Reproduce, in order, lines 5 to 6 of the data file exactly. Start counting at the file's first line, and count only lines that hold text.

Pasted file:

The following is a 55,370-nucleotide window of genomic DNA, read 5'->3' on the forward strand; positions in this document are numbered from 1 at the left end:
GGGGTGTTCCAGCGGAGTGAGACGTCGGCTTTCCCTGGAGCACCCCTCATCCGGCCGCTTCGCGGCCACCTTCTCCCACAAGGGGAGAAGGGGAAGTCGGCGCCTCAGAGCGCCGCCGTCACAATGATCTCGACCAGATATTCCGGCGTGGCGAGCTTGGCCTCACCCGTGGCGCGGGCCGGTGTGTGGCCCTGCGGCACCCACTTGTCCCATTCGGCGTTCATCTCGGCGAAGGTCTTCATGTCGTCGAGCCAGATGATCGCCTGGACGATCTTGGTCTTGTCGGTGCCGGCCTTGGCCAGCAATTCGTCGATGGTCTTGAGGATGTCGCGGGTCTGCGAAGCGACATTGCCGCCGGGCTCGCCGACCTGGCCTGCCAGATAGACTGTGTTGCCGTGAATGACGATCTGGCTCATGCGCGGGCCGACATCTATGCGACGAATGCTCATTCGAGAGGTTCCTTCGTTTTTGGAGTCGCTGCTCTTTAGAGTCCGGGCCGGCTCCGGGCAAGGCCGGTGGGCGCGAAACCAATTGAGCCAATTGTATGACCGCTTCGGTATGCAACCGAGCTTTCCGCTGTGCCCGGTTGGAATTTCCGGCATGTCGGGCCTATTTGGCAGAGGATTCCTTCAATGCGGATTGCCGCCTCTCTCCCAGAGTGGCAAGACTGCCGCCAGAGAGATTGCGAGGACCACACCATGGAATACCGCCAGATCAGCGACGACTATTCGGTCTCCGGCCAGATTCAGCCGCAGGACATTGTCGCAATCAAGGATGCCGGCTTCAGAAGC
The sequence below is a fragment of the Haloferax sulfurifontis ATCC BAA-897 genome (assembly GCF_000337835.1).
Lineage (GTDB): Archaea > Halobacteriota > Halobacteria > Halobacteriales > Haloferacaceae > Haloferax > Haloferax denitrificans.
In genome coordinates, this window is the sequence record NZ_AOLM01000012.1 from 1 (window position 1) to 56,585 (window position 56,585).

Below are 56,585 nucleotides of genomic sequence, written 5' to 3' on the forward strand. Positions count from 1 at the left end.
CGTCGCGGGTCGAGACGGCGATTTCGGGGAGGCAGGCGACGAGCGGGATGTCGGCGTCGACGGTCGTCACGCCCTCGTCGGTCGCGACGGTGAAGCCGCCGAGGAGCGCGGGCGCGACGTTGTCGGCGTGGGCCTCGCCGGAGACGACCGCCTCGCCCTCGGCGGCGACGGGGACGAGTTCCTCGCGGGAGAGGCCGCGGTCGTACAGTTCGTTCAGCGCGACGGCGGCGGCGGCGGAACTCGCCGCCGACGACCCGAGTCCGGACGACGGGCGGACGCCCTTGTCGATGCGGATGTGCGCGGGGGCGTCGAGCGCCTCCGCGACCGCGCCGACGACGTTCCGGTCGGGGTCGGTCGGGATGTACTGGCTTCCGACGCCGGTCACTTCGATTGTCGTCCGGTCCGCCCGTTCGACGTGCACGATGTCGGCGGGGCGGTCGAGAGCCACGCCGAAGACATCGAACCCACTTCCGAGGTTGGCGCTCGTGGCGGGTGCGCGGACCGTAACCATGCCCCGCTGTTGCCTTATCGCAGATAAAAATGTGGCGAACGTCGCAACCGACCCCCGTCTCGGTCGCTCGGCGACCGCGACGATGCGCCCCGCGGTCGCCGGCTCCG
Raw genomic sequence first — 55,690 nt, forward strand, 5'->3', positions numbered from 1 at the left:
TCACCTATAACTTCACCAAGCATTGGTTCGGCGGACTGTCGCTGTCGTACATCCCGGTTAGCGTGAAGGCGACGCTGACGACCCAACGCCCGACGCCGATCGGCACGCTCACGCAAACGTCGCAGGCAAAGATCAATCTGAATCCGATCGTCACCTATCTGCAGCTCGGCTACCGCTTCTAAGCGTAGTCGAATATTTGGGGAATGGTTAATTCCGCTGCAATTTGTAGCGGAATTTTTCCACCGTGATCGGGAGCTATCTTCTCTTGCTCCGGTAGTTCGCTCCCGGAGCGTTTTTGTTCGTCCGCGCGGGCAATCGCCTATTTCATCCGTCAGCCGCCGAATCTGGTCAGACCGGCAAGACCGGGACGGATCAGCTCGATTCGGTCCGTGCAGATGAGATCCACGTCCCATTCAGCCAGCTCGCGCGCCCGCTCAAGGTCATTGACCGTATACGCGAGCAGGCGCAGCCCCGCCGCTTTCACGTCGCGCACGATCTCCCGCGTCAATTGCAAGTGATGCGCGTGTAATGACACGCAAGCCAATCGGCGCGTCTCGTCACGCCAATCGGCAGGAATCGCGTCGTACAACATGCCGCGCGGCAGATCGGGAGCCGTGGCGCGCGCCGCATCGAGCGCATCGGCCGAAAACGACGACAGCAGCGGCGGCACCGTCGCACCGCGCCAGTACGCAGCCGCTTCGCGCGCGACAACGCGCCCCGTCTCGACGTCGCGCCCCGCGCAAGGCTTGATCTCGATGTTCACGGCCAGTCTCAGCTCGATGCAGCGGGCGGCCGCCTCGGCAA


In genome coordinates, this window is the sequence record NZ_AOLM01000012.1 from 1 (window position 1) to 56,585 (window position 56,585).

Below are 56,585 nucleotides of genomic sequence, written 5' to 3' on the forward strand. Positions count from 1 at the left end.